You will see the "warts." You'll read about the time a scrub nurse accidentally threw a vessel intended for a graft off the table and the patient's leg had to be reopened. You'll read about the anesthesia nurse who inappropriately applied pressure to a transfusion bag and filled the patient's heart with air, causing him to "crash and burn" and requiring him to be placed back on the heart-lung machine. (The patient lived to tell about it, because the anesthesia nurse admitted to what he had done, the second he saw the patient's pressure drop and realized what had happened.)
Medical case reports are not intended to be "stories," they are meant to convey a factual representation of the case. They serve several purposes, one of which is to facilitat comparing cases. It should be obvious that the only way to do this is to have uniform reports. It's not as easy to compare the apples in Chef A's Cajun Apple Cobbler, to the apples in Chef B's Apple Walnut Celebration Pie, as it is to compare apples used in identical recipes.
There should be standardized forms, for cryonics case reporting. Aschwin de Wolf and I tried to establish this, at SA, and we caught no small amount of hell, for doing so, from a man who has probably billed cryonics organizations for quite a number of his hours for writing rambling, subjective case reports that contain more "padding" than any professor teaching freshman "Comp and Rhetoric" courses probably sees, in an entire year.
In heart surgery, (something much more complex than a cryonics washout procedure), the reports are in a standard form, and produced immediately after the procedure, by the medical personnel involved in the case, (not three months later, by a science fiction writer who wasn't even present for the case).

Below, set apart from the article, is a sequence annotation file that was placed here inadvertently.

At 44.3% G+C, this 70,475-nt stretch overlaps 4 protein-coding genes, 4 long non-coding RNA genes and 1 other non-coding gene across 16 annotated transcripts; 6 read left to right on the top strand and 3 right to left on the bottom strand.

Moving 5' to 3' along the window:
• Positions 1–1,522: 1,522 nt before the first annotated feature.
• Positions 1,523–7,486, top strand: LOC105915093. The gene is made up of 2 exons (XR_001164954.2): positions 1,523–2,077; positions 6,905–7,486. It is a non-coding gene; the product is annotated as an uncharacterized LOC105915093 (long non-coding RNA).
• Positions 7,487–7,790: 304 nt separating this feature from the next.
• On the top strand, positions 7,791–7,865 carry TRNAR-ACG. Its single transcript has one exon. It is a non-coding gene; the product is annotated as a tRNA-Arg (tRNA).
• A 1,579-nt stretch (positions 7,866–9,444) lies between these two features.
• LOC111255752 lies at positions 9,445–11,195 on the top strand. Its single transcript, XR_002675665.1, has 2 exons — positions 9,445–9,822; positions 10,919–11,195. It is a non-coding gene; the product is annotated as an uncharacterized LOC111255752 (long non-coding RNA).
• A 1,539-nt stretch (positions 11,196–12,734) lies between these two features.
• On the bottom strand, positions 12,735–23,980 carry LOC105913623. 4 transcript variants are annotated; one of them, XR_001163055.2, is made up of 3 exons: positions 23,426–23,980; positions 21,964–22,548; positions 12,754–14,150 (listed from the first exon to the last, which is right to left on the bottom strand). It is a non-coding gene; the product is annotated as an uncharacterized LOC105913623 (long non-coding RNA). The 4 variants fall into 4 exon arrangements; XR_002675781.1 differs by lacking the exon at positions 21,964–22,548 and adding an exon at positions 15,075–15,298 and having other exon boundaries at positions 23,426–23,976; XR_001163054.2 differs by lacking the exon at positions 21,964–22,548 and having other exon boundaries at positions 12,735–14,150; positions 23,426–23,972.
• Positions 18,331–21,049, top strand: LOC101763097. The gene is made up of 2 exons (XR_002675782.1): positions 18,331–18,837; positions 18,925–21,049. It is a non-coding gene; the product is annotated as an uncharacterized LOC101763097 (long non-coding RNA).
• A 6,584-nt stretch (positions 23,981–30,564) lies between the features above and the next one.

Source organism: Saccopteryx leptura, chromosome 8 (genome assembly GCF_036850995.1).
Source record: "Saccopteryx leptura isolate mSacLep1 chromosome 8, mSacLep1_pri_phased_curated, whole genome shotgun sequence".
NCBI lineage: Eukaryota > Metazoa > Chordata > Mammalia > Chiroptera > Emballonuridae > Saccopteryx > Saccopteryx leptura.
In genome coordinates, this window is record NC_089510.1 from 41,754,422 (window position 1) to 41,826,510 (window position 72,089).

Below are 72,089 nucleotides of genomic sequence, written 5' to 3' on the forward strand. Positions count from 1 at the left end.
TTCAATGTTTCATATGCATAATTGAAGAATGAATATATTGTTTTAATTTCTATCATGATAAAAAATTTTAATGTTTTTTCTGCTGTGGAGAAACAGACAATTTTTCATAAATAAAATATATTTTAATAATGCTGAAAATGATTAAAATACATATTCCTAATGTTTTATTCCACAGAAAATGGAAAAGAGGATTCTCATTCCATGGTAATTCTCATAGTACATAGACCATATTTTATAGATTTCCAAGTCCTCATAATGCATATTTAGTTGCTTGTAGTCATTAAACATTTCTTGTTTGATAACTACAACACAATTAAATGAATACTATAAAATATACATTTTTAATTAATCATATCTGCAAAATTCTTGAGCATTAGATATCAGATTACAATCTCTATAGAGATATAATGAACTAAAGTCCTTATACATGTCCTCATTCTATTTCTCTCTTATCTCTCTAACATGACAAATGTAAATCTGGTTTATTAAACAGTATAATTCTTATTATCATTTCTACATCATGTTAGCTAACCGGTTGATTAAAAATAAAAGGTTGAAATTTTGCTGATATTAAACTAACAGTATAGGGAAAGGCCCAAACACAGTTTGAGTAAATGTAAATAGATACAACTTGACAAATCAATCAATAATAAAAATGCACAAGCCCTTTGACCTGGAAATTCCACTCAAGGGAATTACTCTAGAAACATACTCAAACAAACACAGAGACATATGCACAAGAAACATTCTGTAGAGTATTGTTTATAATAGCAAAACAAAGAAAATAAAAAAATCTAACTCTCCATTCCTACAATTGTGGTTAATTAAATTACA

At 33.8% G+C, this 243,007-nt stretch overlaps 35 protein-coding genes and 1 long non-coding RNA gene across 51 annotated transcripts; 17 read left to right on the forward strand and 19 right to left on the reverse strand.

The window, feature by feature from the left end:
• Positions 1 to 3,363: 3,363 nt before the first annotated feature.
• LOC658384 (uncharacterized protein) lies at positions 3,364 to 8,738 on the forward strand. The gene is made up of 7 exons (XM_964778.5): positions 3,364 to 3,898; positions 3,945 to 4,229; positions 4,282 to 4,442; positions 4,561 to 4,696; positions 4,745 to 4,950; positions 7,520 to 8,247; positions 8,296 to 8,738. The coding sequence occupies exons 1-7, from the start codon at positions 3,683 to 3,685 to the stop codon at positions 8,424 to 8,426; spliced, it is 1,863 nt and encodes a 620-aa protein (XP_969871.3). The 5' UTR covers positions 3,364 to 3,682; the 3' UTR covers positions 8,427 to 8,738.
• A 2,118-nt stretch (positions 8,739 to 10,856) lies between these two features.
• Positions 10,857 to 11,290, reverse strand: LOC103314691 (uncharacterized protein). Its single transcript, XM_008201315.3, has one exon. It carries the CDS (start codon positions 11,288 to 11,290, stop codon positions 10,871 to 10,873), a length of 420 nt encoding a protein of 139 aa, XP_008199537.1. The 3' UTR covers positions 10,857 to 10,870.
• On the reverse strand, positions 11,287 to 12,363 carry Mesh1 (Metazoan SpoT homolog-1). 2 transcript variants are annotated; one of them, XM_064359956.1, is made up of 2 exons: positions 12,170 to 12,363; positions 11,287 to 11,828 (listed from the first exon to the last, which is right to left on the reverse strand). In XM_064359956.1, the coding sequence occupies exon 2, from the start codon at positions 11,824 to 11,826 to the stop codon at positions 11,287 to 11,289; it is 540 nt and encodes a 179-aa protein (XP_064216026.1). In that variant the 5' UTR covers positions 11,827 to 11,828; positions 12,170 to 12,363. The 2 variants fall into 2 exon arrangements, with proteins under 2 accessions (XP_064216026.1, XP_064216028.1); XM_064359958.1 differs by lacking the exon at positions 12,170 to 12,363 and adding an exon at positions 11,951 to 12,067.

I can look at any heart surgery case report and tell a lot about the case, immediately. I can tell you who the personnel were, when the first incision was made, when they went "on pump," when the cross-clamp was applied to the aorta, when they started cooling, how many grafts were done, where each graft came from and where it was placed, when they started warming and how long it took, exactly what medications were administered (including the amounts and time of administration), and a lot of other information about the case, the most important being variations from the norm.
From the perfusion record, I can tell you the perfusion flow rates, a number of temperatures, patient pressures, perfusion circuit pressures, arterial and venous blood gases, how much oxygen was being applied, ACT's, HCT's, (all of these, at approximately ten-minute intervals, throughout the pump (perfusion) run), and more, including how long the patient was "on pump," how much fluid was added, (or removed), etc.
From the anesthesia record, I can tell you everything you want to know about the medications that were administered by the anesthesia team, and a vast amount of information regarding the patient's condition, throughout the case.
So, Mr. Kent, if you want timely and productive case reports, you should hire some medical professionals who actually know how to perform the procedures you are selling, at SA. Then, your personnel would be capable of properly documenting the procedures, and producing timely reports that could be used to compare cases. On the other hand, if you want to be entertained by a rambling, inaccurate narrative, with a lot of extraneous information, hire a fiction writer who will make up a story based on information he receives from care providers who don't really know what they are doing. OH...wait...you already made that decision.
I think LEF/Saul Kent are excellent proof that people don't always get what they pay for. LEF could fund competent medical care, for a lot less than what is being spent at SA.